The Null Device
Who says different people can't live in harmony? In a heartwarming display of what is possible, Neo-Nazis and Jewish extremists have put their differences aside, teaming up to produce anti-Arab hate sites. Perhaps that's the secret to reconciliation and peaceful coexistence: finding someone both parties despise even more. (via The Fix)
Having claimed the lion's share of the US non-jingoistic media market with its web edition, the Guardian is planning to establish a US edition. This will be a weekly magazine (perhaps like the Guardian Weekly sold here in Australia), with 60% of the content from the Guardian proper and the rest written by US contributors.
First, it's important to understand the anomalous nature of the Guardian itself. There may not be anything else quite like it in commercial publishing anywhere. The Guardian is the fruit of a legal trust whose sole purpose is the perpetuation of the Guardian. In other words, the trust&emdash;the Scott Trust, created in 1936 by the Manchester family that controlled the paper&emdash;eliminates the exact thing that has most bedeviled media companies: the demands of impatient shareholders and the ambitions of would-be mogul CEOs.
I wonder whether there is any reason that such a thing started and kept going in Britain and not America. Is there some difference between the British and American cultural and/or media environments that would have made something like the Guardian less likely to get going, or to survive, in the US, or is the Guardian's British origin more or less an accident of history? (via FmH)
Those defenders of intellectual property, Metallica, are suing a Canadian band for using the E and F chords. Metallica are suing Unfaith, a Canadian independent band, for trademark infringement.
"We sent a demand letter and haven't reached a resolution, so we had to sue," she said. "They continue to shamelessly feature the two chords on their website song samples and we just can't have that."
Ulrich states that he's not trying to prevent Unfaith from using the two chords, only that he feels Metallica should be credited for them whenever used, and is calling for 50% of all revenue generated from any song using them. "It's nothing personal against them," he added. "We intend to enforce our rights with any band intending to use Metallica-branded chords in the future."
And so the space of ideas is being partitioned and enclosed into proprietary domains. First came trademarks on colours and overly broad patents, then AOL Time Warner claimed magic-themed fantasy novels as derivatives of its Harry Potter property, and now Metallica are asserting that they own a combination of two chords. Eventually, we may well end up with a neo-Galambosian dystopia, in which every possible idea belongs to a rightsholder and must be licensed.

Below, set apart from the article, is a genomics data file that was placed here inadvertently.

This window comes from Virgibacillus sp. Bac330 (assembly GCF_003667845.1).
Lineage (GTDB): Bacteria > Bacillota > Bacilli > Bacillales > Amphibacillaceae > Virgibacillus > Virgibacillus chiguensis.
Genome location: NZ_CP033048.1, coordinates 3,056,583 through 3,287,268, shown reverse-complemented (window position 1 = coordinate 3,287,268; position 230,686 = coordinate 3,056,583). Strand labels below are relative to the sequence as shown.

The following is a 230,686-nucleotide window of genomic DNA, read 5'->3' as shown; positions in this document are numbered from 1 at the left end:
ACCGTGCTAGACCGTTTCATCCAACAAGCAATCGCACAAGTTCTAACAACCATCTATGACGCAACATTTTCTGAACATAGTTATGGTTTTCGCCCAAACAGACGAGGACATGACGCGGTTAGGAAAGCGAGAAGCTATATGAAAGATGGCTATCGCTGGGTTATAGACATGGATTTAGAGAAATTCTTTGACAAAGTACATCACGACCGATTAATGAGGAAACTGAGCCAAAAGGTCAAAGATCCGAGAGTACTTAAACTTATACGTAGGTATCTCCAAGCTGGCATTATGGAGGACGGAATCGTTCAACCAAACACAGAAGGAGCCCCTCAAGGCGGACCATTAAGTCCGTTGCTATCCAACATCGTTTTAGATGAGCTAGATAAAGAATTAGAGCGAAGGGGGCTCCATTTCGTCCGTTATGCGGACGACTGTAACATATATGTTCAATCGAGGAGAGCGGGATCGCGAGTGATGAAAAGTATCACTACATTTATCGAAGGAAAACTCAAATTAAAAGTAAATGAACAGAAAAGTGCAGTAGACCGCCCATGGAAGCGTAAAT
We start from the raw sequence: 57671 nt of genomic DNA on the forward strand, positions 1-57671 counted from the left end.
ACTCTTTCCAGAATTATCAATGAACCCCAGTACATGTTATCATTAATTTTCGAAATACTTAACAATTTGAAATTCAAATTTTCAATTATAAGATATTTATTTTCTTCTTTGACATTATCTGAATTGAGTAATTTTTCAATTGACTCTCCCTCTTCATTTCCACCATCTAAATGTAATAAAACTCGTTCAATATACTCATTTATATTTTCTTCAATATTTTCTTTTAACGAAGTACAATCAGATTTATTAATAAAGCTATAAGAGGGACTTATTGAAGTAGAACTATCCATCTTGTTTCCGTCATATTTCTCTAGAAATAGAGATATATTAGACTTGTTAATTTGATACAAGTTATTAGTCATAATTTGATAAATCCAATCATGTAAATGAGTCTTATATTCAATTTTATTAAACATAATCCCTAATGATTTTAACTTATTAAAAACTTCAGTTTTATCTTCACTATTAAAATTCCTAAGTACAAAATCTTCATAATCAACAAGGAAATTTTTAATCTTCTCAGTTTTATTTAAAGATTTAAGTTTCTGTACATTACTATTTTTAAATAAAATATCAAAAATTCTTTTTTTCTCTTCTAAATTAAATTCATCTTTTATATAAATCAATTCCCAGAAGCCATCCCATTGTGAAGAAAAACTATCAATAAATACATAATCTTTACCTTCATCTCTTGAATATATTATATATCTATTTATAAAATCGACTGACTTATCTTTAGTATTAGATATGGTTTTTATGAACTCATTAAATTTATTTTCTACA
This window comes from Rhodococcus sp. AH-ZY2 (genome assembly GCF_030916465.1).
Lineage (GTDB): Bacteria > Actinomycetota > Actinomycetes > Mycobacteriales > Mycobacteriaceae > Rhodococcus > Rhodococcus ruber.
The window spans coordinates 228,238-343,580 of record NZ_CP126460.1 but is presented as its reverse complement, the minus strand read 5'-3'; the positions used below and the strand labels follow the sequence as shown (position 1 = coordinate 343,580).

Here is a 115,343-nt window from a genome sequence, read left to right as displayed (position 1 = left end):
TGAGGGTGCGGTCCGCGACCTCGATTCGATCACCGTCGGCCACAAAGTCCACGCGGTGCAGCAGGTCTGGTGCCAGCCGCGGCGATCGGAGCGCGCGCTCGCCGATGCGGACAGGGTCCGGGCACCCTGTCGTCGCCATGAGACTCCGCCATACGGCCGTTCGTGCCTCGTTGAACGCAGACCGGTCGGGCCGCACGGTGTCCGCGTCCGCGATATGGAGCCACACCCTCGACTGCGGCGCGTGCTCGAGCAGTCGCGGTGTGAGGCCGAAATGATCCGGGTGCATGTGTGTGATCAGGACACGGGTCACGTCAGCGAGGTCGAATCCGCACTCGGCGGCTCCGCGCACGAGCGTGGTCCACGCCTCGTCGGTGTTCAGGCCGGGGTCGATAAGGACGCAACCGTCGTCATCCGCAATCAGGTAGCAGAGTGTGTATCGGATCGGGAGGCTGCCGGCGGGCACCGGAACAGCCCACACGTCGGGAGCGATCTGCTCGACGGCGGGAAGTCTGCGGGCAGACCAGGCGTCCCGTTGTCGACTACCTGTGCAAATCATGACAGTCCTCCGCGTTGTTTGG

It's official: Britain has surrendered its sovereignty to the US. Its military is dependent on the US (both its nuclear weapons and cruise missiles are under indirect US control), it could not expel US bases on its territory even if it wanted to (and contrary to popular belief, the RAF has nothing to do with bases like "RAF Fairford"), and now the government has sided a one-sided treaty allowing the US to extradite British nationals without the need to produce prima facie evidence:
Blunkett agreed that the UK would extradite Britons to the US in future, without any need to produce prima facie evidence that they are guilty of anything. But the US refused to do the same with their own citizens. The Home Office press release concealed this fact - out of shame, presumably. Why did the US refuse? According to the Home Office, the fourth amendment of the US constitution says citizens of US states cannot be arrested without "probable cause". The irony appears to have been lost on David Blunkett, as he gave away yet more of Britain's sovereignty. If we really were the 51st state, as anti-Americans imply, we would probably have more protection against Washington than we do today.
So the US and Britain seem to be more like China and Hong Kong; i.e., one country with two systems. Real power rests in Washington, while Britain has sufficient autonomy to offer its nationals different lifestyle choices (gun control, nationalised healthcare, no capital punishment) within its territory.
Hipster Bingo; funny, the ironic trucker caps don't seem to have made it down to Melbourne yet.
Also, Australian hipsters seem to be a bit more low-tech than the American variety. While the hipsterati of New York and San Francisco have photoblogs and futurephones, many Australian hipsters draw the line at using Hotmail and are more likely to snap pictures with a Lomo than a digital camera (let alone a futurephone). (via bOING bOING)